Cellular Therapy Opens up New Perspectives

Professor Alp Can from Ankara University speaks about his research

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Professor Alp Can is the director of the Department of Histology and Embryology at Ankara University School of Medicine, and also responsible for the microscopic multi-imaging facility, which hosts many ZEISS microscopes at many levels.

Prof. Can’s main research topic is to investigate the cellular properties of human umbilical cord mesenchymal stromal cells with regard to using them in cellular therapies.

Human umbilical cord mesenchymal stromal cells after they were induced for adipogenic transdifferentiation in vitro for 35 days
Human umbilical cord mesenchymal stromal cells after they were induced for adipogenic transdifferentiation in vitro for 35 days. Green signal refers to F-actin filaments, red signal lipid droplets and blue signal for DNA. Image courtesy of Alp Can, Ankara University, Turkey.

Three questions to Prof. Alp Can

 

What are the big issues in your research area?

Cellular therapy is a relatively new issue, but seems very promising as different types of cells are under extensive focus in many animal experiments and clinical trials. As they are tested in various organisms and tissue compartment their novel properties are recognized and give credence to new therapy regimens.

Prof. Alp Can in front of a ZEISS microscope.
Prof. Alp Can from Ankara University investigates the cellular properties of human umbilical cord mesenchymal stromal cells with a ZEISS microscope.

What do you think are your most significant research accomplishments?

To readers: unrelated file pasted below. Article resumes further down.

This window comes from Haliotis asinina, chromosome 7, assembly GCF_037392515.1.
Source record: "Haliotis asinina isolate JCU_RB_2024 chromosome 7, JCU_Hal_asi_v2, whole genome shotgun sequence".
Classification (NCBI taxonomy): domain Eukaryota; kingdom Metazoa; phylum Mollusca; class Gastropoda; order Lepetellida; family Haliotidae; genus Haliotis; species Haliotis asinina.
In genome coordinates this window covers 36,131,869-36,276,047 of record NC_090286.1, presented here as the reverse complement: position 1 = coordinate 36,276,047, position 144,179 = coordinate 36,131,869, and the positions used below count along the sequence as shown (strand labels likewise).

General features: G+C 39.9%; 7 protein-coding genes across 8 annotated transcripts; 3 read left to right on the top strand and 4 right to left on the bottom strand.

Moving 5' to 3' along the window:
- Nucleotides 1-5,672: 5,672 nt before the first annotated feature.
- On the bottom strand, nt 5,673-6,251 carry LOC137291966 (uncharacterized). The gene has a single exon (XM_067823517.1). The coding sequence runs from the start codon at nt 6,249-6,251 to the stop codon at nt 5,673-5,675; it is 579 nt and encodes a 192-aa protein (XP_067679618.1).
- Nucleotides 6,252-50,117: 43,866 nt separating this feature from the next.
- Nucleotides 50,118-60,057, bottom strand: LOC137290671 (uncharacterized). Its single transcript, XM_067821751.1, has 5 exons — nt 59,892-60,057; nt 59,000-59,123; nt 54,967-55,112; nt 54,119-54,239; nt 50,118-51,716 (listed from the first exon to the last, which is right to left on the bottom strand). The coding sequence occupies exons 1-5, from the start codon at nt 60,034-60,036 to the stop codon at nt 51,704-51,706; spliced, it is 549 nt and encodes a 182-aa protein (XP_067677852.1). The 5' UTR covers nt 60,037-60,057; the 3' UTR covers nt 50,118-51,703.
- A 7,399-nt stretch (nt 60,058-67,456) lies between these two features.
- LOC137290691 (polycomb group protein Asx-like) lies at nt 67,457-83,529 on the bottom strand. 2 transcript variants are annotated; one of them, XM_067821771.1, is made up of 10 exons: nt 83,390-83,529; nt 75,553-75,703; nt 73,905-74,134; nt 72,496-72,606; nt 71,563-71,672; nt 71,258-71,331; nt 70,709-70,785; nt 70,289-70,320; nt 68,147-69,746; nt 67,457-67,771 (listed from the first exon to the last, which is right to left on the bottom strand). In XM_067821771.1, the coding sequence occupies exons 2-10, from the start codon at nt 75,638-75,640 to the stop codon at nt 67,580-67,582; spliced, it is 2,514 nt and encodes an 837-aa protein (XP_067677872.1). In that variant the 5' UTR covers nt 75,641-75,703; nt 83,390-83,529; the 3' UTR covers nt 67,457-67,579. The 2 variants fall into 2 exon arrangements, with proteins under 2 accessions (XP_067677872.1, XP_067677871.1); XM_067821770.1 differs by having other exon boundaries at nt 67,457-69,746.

Cellular development processes starting from the very early stages of zygote formation up to the differentiation of cell clusters into specific tissues are very thrilling and exciting topics as they still hide many unanswered questions. Recently, induced pluripotent stem cell technology opened insights to the novel gene control and regulatory mechanisms, which may solve some common health problems that has never been tested before. In that sense, high-end microscopy is still one of the most import research and diagnostic tool, as preclinical researchers and physicians can see the in vivo live and diseased tissues/cells in front of their very eyes.

Human umbilical cord mesenchymal stromal cells in culture
Human umbilical cord mesenchymal stromal cells in culture. Cells were labeled with anti-vimentin (yellow) and Hoechst 33342 (magenta). Image courtesy of Alp Can, Ankara University, Turkey.

If you had unlimited resources, what would you do with them?

My team is working on the cellular and subcellular features of human fetal cells which give promises to be used in the regenerative medicine. I think the era we live in is the “era of regeneration and rejuvenation” as human beings are getting older while they want to pursue maintaining their health status till the end of their last day. So, my ultimate effort in the lab would be to find out evidence-based and reproducible remedies to human aging, which in fact starts at birth!

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